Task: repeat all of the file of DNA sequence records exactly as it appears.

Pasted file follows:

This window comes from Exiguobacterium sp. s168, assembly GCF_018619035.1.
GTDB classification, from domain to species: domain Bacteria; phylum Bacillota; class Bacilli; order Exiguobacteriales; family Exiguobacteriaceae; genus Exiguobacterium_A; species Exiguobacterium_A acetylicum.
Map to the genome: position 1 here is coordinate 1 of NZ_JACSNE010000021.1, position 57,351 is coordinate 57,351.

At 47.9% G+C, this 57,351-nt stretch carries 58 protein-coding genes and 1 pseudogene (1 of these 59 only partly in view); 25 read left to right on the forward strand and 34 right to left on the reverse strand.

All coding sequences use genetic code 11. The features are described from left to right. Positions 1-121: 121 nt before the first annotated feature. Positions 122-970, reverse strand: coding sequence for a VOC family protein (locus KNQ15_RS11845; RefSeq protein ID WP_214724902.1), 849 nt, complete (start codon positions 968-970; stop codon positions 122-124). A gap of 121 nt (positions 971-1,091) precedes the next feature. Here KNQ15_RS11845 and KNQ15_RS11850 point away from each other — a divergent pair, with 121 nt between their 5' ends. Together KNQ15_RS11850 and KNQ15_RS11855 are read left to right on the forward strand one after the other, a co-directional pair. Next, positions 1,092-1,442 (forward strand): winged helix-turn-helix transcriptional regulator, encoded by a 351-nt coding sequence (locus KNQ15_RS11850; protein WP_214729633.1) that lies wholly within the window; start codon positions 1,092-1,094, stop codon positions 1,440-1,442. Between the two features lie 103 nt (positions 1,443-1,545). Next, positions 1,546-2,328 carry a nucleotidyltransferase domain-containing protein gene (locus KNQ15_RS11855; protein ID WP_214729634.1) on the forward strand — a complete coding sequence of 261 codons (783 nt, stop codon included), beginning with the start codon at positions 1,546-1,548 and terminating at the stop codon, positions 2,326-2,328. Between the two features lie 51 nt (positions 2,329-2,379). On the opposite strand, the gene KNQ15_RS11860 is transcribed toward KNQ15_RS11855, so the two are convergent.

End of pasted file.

This window comes from Exiguobacterium sp. s168, assembly GCF_018619035.1.
GTDB classification, from domain to species: domain Bacteria; phylum Bacillota; class Bacilli; order Exiguobacteriales; family Exiguobacteriaceae; genus Exiguobacterium_A; species Exiguobacterium_A acetylicum.
Map to the genome: position 1 here is coordinate 1 of NZ_JACSNE010000021.1, position 57,351 is coordinate 57,351.

At 47.9% G+C, this 57,351-nt stretch carries 58 protein-coding genes and 1 pseudogene (1 of these 59 only partly in view); 25 read left to right on the forward strand and 34 right to left on the reverse strand.

All coding sequences use genetic code 11. The features are described from left to right. Positions 1-121: 121 nt before the first annotated feature. Positions 122-970, reverse strand: coding sequence for a VOC family protein (locus KNQ15_RS11845; RefSeq protein ID WP_214724902.1), 849 nt, complete (start codon positions 968-970; stop codon positions 122-124). A gap of 121 nt (positions 971-1,091) precedes the next feature. Here KNQ15_RS11845 and KNQ15_RS11850 point away from each other — a divergent pair, with 121 nt between their 5' ends. Together KNQ15_RS11850 and KNQ15_RS11855 are read left to right on the forward strand one after the other, a co-directional pair. Next, positions 1,092-1,442 (forward strand): winged helix-turn-helix transcriptional regulator, encoded by a 351-nt coding sequence (locus KNQ15_RS11850; protein WP_214729633.1) that lies wholly within the window; start codon positions 1,092-1,094, stop codon positions 1,440-1,442. Between the two features lie 103 nt (positions 1,443-1,545). Next, positions 1,546-2,328 carry a nucleotidyltransferase domain-containing protein gene (locus KNQ15_RS11855; protein ID WP_214729634.1) on the forward strand — a complete coding sequence of 261 codons (783 nt, stop codon included), beginning with the start codon at positions 1,546-1,548 and terminating at the stop codon, positions 2,326-2,328. Between the two features lie 51 nt (positions 2,329-2,379). On the opposite strand, the gene KNQ15_RS11860 is transcribed toward KNQ15_RS11855, so the two are convergent.